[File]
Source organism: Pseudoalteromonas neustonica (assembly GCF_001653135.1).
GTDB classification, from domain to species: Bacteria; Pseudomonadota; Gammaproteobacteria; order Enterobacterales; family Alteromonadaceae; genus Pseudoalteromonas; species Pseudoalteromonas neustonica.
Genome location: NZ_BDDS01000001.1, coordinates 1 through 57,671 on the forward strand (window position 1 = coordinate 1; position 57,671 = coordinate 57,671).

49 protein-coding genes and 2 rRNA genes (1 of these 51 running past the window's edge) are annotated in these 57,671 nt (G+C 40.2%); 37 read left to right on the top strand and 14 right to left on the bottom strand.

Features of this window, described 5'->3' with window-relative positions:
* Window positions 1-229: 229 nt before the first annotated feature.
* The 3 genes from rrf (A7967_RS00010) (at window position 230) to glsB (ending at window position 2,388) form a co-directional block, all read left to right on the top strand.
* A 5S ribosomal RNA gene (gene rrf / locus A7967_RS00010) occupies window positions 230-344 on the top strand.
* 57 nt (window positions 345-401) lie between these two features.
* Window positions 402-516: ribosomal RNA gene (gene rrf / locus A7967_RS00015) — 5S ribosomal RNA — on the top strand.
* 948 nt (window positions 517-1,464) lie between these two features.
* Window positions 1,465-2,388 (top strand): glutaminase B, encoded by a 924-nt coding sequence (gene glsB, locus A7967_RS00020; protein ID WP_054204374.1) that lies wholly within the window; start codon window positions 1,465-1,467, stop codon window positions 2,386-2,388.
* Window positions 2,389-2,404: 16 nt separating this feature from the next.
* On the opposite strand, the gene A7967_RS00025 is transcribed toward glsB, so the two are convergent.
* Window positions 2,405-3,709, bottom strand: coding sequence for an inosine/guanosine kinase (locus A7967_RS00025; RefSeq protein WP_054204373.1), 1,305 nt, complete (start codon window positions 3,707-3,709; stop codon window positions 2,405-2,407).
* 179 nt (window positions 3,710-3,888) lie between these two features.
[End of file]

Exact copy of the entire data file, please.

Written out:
Source organism: Pseudoalteromonas neustonica (assembly GCF_001653135.1).
GTDB classification, from domain to species: Bacteria; Pseudomonadota; Gammaproteobacteria; order Enterobacterales; family Alteromonadaceae; genus Pseudoalteromonas; species Pseudoalteromonas neustonica.
Genome location: NZ_BDDS01000001.1, coordinates 1 through 57,671 on the forward strand (window position 1 = coordinate 1; position 57,671 = coordinate 57,671).

49 protein-coding genes and 2 rRNA genes (1 of these 51 running past the window's edge) are annotated in these 57,671 nt (G+C 40.2%); 37 read left to right on the top strand and 14 right to left on the bottom strand.

Features of this window, described 5'->3' with window-relative positions:
* Window positions 1-229: 229 nt before the first annotated feature.
* The 3 genes from rrf (A7967_RS00010) (at window position 230) to glsB (ending at window position 2,388) form a co-directional block, all read left to right on the top strand.
* A 5S ribosomal RNA gene (gene rrf / locus A7967_RS00010) occupies window positions 230-344 on the top strand.
* 57 nt (window positions 345-401) lie between these two features.
* Window positions 402-516: ribosomal RNA gene (gene rrf / locus A7967_RS00015) — 5S ribosomal RNA — on the top strand.
* 948 nt (window positions 517-1,464) lie between these two features.
* Window positions 1,465-2,388 (top strand): glutaminase B, encoded by a 924-nt coding sequence (gene glsB, locus A7967_RS00020; protein ID WP_054204374.1) that lies wholly within the window; start codon window positions 1,465-1,467, stop codon window positions 2,386-2,388.
* Window positions 2,389-2,404: 16 nt separating this feature from the next.
* On the opposite strand, the gene A7967_RS00025 is transcribed toward glsB, so the two are convergent.
* Window positions 2,405-3,709, bottom strand: coding sequence for an inosine/guanosine kinase (locus A7967_RS00025; RefSeq protein WP_054204373.1), 1,305 nt, complete (start codon window positions 3,707-3,709; stop codon window positions 2,405-2,407).
* 179 nt (window positions 3,710-3,888) lie between these two features.